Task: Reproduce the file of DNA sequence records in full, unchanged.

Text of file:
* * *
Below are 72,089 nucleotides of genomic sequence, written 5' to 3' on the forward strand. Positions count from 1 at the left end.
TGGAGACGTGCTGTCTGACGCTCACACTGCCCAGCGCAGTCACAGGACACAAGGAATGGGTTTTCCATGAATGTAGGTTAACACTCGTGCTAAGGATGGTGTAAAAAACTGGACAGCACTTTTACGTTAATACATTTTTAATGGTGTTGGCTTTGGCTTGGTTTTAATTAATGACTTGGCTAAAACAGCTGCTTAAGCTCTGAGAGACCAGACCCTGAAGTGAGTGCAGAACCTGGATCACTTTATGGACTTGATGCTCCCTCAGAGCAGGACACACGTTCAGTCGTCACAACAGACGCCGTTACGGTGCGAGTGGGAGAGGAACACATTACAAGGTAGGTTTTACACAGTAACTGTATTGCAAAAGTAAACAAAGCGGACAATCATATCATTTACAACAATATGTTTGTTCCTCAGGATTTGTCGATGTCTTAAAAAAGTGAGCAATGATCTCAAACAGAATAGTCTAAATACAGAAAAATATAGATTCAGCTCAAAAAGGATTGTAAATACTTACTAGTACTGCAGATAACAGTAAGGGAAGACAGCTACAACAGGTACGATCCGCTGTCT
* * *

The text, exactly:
Below are 72,089 nucleotides of genomic sequence, written 5' to 3' on the forward strand. Positions count from 1 at the left end.
TGGAGACGTGCTGTCTGACGCTCACACTGCCCAGCGCAGTCACAGGACACAAGGAATGGGTTTTCCATGAATGTAGGTTAACACTCGTGCTAAGGATGGTGTAAAAAACTGGACAGCACTTTTACGTTAATACATTTTTAATGGTGTTGGCTTTGGCTTGGTTTTAATTAATGACTTGGCTAAAACAGCTGCTTAAGCTCTGAGAGACCAGACCCTGAAGTGAGTGCAGAACCTGGATCACTTTATGGACTTGATGCTCCCTCAGAGCAGGACACACGTTCAGTCGTCACAACAGACGCCGTTACGGTGCGAGTGGGAGAGGAACACATTACAAGGTAGGTTTTACACAGTAACTGTATTGCAAAAGTAAACAAAGCGGACAATCATATCATTTACAACAATATGTTTGTTCCTCAGGATTTGTCGATGTCTTAAAAAAGTGAGCAATGATCTCAAACAGAATAGTCTAAATACAGAAAAATATAGATTCAGCTCAAAAAGGATTGTAAATACTTACTAGTACTGCAGATAACAGTAAGGGAAGACAGCTACAACAGGTACGATCCGCTGTCT